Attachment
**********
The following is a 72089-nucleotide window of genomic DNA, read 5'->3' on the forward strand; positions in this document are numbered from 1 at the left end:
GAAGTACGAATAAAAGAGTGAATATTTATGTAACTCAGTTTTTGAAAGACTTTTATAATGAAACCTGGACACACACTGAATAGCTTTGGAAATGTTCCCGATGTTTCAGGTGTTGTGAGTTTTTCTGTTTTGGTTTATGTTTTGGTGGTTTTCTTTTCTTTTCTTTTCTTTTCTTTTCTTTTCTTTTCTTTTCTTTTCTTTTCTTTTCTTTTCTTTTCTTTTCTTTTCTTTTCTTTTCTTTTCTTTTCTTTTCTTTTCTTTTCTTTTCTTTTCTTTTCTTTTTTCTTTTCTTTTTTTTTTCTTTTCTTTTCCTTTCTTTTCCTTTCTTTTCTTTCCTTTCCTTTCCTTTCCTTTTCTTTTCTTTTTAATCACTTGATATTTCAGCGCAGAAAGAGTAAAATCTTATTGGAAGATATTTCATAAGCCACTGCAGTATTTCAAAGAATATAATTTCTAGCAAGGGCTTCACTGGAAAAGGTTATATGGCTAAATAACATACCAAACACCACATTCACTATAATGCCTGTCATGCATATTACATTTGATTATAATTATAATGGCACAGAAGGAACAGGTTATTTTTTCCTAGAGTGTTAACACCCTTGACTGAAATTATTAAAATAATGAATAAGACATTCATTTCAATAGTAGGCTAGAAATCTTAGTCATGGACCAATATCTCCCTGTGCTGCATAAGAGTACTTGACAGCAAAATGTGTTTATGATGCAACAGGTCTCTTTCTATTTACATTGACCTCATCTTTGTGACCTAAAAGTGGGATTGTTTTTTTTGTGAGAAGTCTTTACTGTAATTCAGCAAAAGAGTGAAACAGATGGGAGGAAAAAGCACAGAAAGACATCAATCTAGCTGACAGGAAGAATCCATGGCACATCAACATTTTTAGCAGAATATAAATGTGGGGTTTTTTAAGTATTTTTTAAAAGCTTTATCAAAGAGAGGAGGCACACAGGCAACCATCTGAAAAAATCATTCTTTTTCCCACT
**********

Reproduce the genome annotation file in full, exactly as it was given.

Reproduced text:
The following is a 72089-nucleotide window of genomic DNA, read 5'->3' on the forward strand; positions in this document are numbered from 1 at the left end:
GAAGTACGAATAAAAGAGTGAATATTTATGTAACTCAGTTTTTGAAAGACTTTTATAATGAAACCTGGACACACACTGAATAGCTTTGGAAATGTTCCCGATGTTTCAGGTGTTGTGAGTTTTTCTGTTTTGGTTTATGTTTTGGTGGTTTTCTTTTCTTTTCTTTTCTTTTCTTTTCTTTTCTTTTCTTTTCTTTTCTTTTCTTTTCTTTTCTTTTCTTTTCTTTTCTTTTCTTTTCTTTTCTTTTCTTTTCTTTTCTTTTCTTTTCTTTTCTTTTCTTTTTTCTTTTCTTTTTTTTTTCTTTTCTTTTCCTTTCTTTTCCTTTCTTTTCTTTCCTTTCCTTTCCTTTCCTTTTCTTTTCTTTTTAATCACTTGATATTTCAGCGCAGAAAGAGTAAAATCTTATTGGAAGATATTTCATAAGCCACTGCAGTATTTCAAAGAATATAATTTCTAGCAAGGGCTTCACTGGAAAAGGTTATATGGCTAAATAACATACCAAACACCACATTCACTATAATGCCTGTCATGCATATTACATTTGATTATAATTATAATGGCACAGAAGGAACAGGTTATTTTTTCCTAGAGTGTTAACACCCTTGACTGAAATTATTAAAATAATGAATAAGACATTCATTTCAATAGTAGGCTAGAAATCTTAGTCATGGACCAATATCTCCCTGTGCTGCATAAGAGTACTTGACAGCAAAATGTGTTTATGATGCAACAGGTCTCTTTCTATTTACATTGACCTCATCTTTGTGACCTAAAAGTGGGATTGTTTTTTTTGTGAGAAGTCTTTACTGTAATTCAGCAAAAGAGTGAAACAGATGGGAGGAAAAAGCACAGAAAGACATCAATCTAGCTGACAGGAAGAATCCATGGCACATCAACATTTTTAGCAGAATATAAATGTGGGGTTTTTTAAGTATTTTTTAAAAGCTTTATCAAAGAGAGGAGGCACACAGGCAACCATCTGAAAAAATCATTCTTTTTCCCACT